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SOCIAL SECURITY: A system for providing financial assistance to the poor, elderly, and disabled. The social security system in the United States was established by the Social Security Act (1935) in response to the devastating problems of the Great Depression. Our current Social Security system has several parts. The first part, Old Age and Survivors Insurance (OASI) is the one the usually comes to mind when the phrase "Social Security" comes up. It provides benefits to anyone who has reached a certain age and who has paid taxes into the program while employed. It also provides benefits to qualified recipients survivors or dependents. The second part of the system is Disability Insurance (DI), which provides benefits to workers and their dependents in the case of physical disabilities that keeps them from working. The third part is Hospital Insurance (HI), more commonly termed medicare. Medicare provides two types of benefits, hospital coverage for anyone in the OASI part of the system and optional supplemental medical benefits that require a monthly insurance premium. The last part of the social security system is Public Assistance (PA), which is the official term for welfare and is covered under it's own heading.

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MOBILITY: The movement of factors of production from one productive activity to another. In particular, mobility is the ease with which resources can change production activities. Some factors are highly mobile and thus are easily switched. Other factors are highly immobile and not easily switched. Mobility generally takes one of two forms--geographic mobility and occupational mobility. Geographical mobility is the movement of factors from a productive activity in one location to a production activity in another location. Occupational mobility is the movement of factors from one type of productive activity to another type of productive activity.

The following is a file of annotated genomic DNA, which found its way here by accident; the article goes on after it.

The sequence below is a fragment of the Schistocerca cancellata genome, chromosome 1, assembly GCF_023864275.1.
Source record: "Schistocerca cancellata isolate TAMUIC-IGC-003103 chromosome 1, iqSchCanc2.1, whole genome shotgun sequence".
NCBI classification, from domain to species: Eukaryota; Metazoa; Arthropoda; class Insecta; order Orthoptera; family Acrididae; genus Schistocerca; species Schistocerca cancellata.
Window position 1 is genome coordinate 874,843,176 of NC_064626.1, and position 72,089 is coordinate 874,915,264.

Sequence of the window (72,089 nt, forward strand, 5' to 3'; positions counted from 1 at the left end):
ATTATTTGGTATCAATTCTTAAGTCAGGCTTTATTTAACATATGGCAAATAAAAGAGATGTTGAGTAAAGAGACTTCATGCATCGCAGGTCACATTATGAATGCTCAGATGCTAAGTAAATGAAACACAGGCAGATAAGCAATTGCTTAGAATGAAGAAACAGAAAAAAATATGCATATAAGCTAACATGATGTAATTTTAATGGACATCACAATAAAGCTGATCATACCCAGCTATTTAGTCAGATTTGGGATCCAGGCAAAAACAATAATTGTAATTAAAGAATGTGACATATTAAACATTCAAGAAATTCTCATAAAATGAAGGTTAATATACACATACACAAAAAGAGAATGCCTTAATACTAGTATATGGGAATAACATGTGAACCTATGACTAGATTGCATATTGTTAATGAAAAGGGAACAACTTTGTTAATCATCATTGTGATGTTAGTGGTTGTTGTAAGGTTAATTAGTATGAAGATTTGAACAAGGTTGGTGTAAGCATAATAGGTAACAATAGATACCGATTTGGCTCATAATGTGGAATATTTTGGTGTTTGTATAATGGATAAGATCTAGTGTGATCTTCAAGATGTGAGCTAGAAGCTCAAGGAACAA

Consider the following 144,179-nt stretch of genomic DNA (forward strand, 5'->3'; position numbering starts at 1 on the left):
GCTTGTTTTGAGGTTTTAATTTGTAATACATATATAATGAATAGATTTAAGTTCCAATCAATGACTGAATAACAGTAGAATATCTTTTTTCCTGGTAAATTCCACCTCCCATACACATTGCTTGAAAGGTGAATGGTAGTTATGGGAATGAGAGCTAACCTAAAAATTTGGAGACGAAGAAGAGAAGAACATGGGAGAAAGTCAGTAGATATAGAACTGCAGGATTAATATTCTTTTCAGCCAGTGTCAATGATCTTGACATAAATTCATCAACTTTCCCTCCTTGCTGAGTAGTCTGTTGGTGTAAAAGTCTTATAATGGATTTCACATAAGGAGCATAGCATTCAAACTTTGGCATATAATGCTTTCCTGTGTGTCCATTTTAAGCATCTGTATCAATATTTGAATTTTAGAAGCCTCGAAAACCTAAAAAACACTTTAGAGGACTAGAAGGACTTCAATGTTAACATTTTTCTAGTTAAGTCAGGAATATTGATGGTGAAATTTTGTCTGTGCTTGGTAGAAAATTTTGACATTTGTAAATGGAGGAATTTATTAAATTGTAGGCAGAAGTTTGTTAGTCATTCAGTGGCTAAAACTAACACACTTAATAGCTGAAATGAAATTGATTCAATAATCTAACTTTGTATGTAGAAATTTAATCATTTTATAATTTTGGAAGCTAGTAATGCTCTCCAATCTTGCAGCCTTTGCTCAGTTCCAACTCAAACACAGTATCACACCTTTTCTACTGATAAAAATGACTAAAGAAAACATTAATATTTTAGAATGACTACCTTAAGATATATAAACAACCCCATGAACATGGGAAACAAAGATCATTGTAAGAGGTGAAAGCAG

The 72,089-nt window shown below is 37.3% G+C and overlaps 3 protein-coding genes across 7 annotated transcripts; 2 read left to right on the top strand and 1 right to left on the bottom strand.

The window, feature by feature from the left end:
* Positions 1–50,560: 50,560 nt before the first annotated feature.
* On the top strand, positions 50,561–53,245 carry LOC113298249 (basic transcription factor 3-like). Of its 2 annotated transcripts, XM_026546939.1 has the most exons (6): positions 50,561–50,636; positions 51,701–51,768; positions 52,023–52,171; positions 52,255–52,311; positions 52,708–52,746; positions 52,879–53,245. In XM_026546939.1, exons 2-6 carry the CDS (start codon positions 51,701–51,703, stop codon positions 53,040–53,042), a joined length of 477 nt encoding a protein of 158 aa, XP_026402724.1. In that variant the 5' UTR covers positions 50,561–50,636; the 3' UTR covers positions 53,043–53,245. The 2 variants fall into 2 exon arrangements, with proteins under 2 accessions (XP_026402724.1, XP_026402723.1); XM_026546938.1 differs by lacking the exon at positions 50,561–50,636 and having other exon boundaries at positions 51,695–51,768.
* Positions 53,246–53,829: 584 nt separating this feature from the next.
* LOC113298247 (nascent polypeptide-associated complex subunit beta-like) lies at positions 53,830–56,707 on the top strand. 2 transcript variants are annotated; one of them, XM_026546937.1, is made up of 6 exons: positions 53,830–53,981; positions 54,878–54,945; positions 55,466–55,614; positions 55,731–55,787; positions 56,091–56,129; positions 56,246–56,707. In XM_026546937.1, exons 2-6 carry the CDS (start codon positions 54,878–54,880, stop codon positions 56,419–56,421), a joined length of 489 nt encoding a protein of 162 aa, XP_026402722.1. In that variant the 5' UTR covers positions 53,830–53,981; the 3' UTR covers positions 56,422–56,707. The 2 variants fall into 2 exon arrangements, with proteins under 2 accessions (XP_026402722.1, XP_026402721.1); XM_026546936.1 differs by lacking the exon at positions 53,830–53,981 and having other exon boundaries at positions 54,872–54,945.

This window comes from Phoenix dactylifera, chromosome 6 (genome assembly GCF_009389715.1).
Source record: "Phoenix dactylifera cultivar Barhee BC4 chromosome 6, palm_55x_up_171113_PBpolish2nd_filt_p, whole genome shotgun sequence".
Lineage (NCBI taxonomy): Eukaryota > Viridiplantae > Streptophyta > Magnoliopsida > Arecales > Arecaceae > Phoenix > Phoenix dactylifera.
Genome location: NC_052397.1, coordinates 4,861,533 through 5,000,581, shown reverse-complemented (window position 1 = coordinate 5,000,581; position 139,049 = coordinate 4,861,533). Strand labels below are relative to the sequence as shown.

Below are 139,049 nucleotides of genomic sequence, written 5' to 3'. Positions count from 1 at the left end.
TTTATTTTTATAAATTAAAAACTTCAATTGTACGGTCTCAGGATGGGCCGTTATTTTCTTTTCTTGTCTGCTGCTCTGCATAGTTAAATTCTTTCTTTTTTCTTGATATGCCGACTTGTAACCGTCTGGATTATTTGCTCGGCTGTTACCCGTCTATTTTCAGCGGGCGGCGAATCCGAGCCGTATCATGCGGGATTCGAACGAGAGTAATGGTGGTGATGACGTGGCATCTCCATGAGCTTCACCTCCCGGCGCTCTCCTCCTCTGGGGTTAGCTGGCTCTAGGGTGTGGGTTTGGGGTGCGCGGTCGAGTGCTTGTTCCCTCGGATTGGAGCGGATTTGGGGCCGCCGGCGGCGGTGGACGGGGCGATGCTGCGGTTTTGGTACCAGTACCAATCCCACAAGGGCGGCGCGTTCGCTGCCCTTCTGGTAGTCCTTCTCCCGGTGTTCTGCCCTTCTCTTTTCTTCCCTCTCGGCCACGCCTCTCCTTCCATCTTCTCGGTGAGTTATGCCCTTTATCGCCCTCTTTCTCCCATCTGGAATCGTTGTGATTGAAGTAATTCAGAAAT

See also | labor | labor market | resources | factors of production | factor markets | geographic mobility | occupational mobility | factor supply |


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MOBILITY, AmosWEB GLOSS*arama, http://www.AmosWEB.com, AmosWEB LLC, 2000-2024. [Accessed: May 21, 2024].


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UNEMPLOYMENT REASONS

People can be unemployed for a variety of reasons. The Bureau of Labor Statistics (BLS) notes five prime reasons for being unemployed: (1) job losers, (2) job leavers, (3) those who have completed temporary jobs, (4) re-entrants, and (5) new entrants.

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Today, you are likely to spend a great deal of time driving to a factory outlet trying to buy either an extra large beach blanket or a large flower pot shaped like a Greek urn. Be on the lookout for letters from the Internal Revenue Service.
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Post WWI induced hyperinflation in German in the early 1900s raised prices by 726 million times from 1918 to 1923.
"Carpe diem! Rejoice while you are alive; enjoy the day; live life to the fullest; make the most of what you have. It is later than you think."

-- Horace, Ancient Roman poet

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